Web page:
How Often to Water Swedish Ivy and Humidity
The Swedish ivy grows best in areas with regular water and humidity. You can water your plants once a week but allow the soil to dry between watering.
Following these watering tips helps prevent overwatering from leading to root rot. The recommended humidity level is 60% or higher.
You can place a pebble tray or humidifier near it to achieve this. Always water your plant at the base and avoid overhead watering.
Fertilizing the Swedish Ivy Plant
You need not fertilize your Swedish ivy, as it grows fine. You can add an addition of organic matter and compost annually. But if you want to encourage flowering, feed your plant a low-nitrogen feed in spring and summer.
When you want to encourage branching instead, you can use a higher nitrogen fertilizer, but you will have fewer blooms. Still, it does bloom from white flowers to purple tubular-shaped ones, which is not the plant’s main attraction.
So too much nitrogen fertilizer will develop more foliage than blooms.
Pruning Swedish Ivy Plants
You can trim your Swedish ivy plant whenever you notice dead, damaged, or dying leaves. To do a heavy prune, the best time to do this is after the flowers fade. You can pinch back the stem tips to help encourage new growth.
Remove the leggy growth by cutting it back to a leaf node, as it will grow bushier. By pruning your plant, it grows the healthiest stems, and you end up with stem tip cuttings to propagate. Hence, you end up with new plants.
Repotting Swedish Ivy Plants
To prevent your Swedish ivy from becoming root-bound, it helps to transplant them into larger containers or hanging baskets. Wait until the roots fill up the growing space before doing this. The best time to repot Swedish ivy is in spring and moving up one to two inches in pot size.
Propagation Guide Swedish Ivy
Propagate Swedish ivy is best done through stem tip cuttings. You can grow them from seed or buy a specimen from us here.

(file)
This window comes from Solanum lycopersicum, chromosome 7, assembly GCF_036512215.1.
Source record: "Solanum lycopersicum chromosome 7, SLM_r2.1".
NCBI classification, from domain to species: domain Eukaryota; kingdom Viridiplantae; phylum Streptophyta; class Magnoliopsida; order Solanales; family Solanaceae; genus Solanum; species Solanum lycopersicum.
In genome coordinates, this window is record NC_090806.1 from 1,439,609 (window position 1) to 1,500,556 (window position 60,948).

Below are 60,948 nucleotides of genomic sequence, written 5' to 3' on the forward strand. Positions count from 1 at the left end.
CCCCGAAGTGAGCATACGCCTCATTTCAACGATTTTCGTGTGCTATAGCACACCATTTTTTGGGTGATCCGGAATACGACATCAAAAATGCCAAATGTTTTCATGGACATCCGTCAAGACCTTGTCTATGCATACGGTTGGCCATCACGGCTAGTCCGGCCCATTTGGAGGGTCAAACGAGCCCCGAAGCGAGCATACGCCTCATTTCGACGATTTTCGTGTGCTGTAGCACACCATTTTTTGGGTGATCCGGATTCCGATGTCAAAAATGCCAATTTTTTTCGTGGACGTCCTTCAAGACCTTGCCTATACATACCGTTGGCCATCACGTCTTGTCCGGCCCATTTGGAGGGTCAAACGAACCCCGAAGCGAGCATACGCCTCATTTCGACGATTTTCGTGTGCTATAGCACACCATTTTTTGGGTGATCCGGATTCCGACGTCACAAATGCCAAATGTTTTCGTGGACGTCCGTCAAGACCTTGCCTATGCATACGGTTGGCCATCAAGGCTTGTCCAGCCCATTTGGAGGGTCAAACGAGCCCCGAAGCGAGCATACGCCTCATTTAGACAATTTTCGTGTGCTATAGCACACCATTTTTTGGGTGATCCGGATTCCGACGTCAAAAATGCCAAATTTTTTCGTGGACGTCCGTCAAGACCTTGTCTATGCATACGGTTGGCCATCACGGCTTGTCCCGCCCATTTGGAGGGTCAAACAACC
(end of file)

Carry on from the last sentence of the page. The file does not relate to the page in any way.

Via Stem Cuttings
Stem cuttings can take any time, but the best time is spring and summer during the active growing season.
Prepare a clear plastic cup and make holes at the bottom or use a nursery pot with enough drainage holes.
Fill the pot with a potting mix, or use clean water instead.
Choose the healthiest stem tips with smaller leaves showing recent growth and cut it six inches long. Cut the stem tip at an angle of 45 degrees above a leaf node.
Remove the bottom leaves and leave the rest in place.
Dip the cut end in a rooting hormone to help the cutting to root easier.
Place the cut end in the rooting medium or the clean water about two inches.
Place the container in a spot to receive bright light but not direct sunlight, as too much direct light will burn the leaves.
To propagate Swedish ivy in water, remember to freshen it up every two days.
Once your Swedish ivy has new growth on the new plants and reaches a couple of inches high, you want to transplant them into a permanent spot. You can choose a container with enough drainage holes and fill it with a potting mix.
Swedish Ivy Diseases and Pests
The Swedish ivy plant is not bothered by many pests as the white flowers have a unique aroma. But it can become susceptible to spider mites and mealybugs.
To prevent these bugs, it helps to provide air circulation around the plant and use an insecticidal soap or neem oil.
Root rot is a concern when you overwater your Swedish ivy; it helps to have good drainage even if your plant prefers damp potting soil. It cannot tolerate wet soil.
Frequently Asked Questions
It is an exceptional houseplant for beginners as it can survive in different lighting conditions and soils. But it prefers enough bright light compared to shade or direct sunlight.
Your plant needs to receive enough light of four to six hours of bright light with protection from the afternoon sun daily.
Thriving Swedish ivies prefer bright indirect light and average room temperatures with humidity during the growing season. With enough bright light, it will not develop pale leaves or stretch out with tall stalks to reach the light.
The Swedish ivy Plectranthus is an evergreen perennial and should not be confused with the tubular mauve or Plectranthus australis native to Australia.
Yes, regular pruning will help encourage growth and blooming.
No, the Swedish ivy is not toxic to humans or pets.
You can cut back the thick stems to a leaf node to help encourage branching, resulting in bushier growth.
Swedish ivy is categorized as an air-purifying plant and is safe in the home compared to English ivy, which is toxic.